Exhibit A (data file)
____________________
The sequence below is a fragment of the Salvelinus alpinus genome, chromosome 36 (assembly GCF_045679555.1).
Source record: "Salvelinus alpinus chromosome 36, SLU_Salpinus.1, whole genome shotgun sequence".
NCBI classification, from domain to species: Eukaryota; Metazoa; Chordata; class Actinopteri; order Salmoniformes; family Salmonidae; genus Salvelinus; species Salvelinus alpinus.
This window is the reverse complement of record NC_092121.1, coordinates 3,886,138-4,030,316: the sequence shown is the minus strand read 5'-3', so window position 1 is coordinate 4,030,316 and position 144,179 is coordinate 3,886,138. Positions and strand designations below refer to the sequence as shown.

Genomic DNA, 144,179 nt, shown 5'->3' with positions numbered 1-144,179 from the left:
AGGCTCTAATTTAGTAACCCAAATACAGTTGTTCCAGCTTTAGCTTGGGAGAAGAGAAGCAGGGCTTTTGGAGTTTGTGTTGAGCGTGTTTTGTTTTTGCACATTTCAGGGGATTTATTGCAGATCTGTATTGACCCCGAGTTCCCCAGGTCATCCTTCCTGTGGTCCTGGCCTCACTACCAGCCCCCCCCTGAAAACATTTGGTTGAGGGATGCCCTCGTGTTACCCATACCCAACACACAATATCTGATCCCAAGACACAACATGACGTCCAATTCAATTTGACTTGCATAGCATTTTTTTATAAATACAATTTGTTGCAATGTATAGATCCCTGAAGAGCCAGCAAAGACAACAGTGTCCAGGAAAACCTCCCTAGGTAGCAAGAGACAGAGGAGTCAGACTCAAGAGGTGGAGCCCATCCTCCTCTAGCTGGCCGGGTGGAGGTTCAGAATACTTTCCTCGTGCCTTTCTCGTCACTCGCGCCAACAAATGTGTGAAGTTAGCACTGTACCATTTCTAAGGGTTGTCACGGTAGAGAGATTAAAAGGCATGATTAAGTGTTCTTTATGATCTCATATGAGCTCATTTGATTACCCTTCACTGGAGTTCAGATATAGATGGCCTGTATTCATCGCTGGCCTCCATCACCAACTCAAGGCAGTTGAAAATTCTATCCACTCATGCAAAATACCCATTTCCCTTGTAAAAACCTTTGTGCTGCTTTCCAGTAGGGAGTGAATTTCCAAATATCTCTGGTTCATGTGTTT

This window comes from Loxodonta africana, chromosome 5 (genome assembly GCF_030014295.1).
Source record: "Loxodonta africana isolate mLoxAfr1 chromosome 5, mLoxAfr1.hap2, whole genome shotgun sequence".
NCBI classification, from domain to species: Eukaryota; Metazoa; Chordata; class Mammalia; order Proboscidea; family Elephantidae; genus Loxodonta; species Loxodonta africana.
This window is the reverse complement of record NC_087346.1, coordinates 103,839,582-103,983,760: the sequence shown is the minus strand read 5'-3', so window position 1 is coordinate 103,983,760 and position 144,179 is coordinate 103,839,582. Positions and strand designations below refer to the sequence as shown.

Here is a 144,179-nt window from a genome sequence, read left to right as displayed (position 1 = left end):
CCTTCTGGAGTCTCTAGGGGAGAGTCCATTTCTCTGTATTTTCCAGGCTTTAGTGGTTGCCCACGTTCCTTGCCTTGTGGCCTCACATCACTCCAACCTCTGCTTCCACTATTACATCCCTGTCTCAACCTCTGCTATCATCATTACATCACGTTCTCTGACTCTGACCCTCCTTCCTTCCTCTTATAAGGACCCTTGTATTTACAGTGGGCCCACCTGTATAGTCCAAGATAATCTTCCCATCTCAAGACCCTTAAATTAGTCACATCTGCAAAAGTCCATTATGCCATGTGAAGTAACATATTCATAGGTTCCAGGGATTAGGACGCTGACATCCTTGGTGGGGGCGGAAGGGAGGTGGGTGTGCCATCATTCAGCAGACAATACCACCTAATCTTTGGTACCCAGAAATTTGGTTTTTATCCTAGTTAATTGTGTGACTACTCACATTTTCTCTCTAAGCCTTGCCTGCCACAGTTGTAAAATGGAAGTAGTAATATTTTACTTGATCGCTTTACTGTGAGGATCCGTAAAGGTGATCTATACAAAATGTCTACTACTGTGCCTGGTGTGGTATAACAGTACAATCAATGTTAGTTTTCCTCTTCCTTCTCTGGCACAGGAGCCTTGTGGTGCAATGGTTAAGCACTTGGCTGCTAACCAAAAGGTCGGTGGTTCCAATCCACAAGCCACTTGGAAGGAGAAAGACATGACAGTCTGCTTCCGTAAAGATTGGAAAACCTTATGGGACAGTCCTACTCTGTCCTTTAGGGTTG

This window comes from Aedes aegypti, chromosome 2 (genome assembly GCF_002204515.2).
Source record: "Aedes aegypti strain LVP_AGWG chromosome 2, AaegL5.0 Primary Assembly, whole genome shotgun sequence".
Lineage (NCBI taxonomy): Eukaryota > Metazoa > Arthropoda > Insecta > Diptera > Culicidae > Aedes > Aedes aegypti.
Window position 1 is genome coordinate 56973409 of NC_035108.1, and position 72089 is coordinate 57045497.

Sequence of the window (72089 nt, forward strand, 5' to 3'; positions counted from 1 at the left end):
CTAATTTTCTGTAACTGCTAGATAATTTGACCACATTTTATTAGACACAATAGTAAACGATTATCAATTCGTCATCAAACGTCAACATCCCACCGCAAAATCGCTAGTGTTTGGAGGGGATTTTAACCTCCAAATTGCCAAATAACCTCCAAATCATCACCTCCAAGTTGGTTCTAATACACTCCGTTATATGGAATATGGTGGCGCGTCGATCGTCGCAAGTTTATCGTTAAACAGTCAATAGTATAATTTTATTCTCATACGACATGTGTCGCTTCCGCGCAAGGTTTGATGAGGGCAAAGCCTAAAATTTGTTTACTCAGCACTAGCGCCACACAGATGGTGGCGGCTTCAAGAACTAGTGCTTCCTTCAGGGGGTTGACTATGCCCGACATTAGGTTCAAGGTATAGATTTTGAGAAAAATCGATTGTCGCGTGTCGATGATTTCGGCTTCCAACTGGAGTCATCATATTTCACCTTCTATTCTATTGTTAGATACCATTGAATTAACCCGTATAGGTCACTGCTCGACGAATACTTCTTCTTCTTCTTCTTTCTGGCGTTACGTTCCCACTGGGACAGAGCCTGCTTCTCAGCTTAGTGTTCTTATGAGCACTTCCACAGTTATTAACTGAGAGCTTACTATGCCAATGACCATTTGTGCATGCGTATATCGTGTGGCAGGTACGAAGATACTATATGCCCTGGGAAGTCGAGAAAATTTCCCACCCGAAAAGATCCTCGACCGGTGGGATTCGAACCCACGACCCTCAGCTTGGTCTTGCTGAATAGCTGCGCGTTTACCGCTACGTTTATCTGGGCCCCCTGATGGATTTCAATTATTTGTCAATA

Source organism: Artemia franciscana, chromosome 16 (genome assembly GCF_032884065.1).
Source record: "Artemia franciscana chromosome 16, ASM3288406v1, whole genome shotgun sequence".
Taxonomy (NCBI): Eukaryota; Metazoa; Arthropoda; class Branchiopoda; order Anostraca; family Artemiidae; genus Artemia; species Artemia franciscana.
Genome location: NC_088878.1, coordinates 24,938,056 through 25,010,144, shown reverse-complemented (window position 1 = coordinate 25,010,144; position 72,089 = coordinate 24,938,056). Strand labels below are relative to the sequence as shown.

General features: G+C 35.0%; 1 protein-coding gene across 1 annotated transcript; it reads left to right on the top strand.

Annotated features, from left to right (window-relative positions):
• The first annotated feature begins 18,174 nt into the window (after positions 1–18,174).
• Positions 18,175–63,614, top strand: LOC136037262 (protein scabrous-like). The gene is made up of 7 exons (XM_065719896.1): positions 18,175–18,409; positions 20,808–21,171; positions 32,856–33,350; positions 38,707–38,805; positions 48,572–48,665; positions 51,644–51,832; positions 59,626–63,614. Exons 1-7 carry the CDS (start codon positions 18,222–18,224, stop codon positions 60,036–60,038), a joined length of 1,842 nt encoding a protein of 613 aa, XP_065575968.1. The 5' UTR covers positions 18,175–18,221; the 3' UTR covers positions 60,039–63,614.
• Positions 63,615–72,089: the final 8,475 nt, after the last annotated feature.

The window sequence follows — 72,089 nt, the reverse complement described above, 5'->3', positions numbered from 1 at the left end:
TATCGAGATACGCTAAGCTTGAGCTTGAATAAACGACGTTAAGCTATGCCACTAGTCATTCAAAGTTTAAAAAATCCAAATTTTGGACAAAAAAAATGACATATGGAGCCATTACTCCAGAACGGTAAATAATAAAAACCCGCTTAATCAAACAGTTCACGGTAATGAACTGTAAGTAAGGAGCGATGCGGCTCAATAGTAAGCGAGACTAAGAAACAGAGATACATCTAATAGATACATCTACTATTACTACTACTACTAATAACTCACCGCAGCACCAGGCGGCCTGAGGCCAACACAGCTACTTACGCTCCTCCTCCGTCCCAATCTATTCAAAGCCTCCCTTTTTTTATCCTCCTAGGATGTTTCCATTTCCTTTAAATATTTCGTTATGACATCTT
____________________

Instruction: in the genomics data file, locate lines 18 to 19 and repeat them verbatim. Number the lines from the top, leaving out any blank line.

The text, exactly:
CTAATTTTCTGTAACTGCTAGATAATTTGACCACATTTTATTAGACACAATAGTAAACGATTATCAATTCGTCATCAAACGTCAACATCCCACCGCAAAATCGCTAGTGTTTGGAGGGGATTTTAACCTCCAAATTGCCAAATAACCTCCAAATCATCACCTCCAAGTTGGTTCTAATACACTCCGTTATATGGAATATGGTGGCGCGTCGATCGTCGCAAGTTTATCGTTAAACAGTCAATAGTATAATTTTATTCTCATACGACATGTGTCGCTTCCGCGCAAGGTTTGATGAGGGCAAAGCCTAAAATTTGTTTACTCAGCACTAGCGCCACACAGATGGTGGCGGCTTCAAGAACTAGTGCTTCCTTCAGGGGGTTGACTATGCCCGACATTAGGTTCAAGGTATAGATTTTGAGAAAAATCGATTGTCGCGTGTCGATGATTTCGGCTTCCAACTGGAGTCATCATATTTCACCTTCTATTCTATTGTTAGATACCATTGAATTAACCCGTATAGGTCACTGCTCGACGAATACTTCTTCTTCTTCTTCTTTCTGGCGTTACGTTCCCACTGGGACAGAGCCTGCTTCTCAGCTTAGTGTTCTTATGAGCACTTCCACAGTTATTAACTGAGAGCTTACTATGCCAATGACCATTTGTGCATGCGTATATCGTGTGGCAGGTACGAAGATACTATATGCCCTGGGAAGTCGAGAAAATTTCCCACCCGAAAAGATCCTCGACCGGTGGGATTCGAACCCACGACCCTCAGCTTGGTCTTGCTGAATAGCTGCGCGTTTACCGCTACGTTTATCTGGGCCCCCTGATGGATTTCAATTATTTGTCAATA

Source organism: Artemia franciscana, chromosome 16 (genome assembly GCF_032884065.1).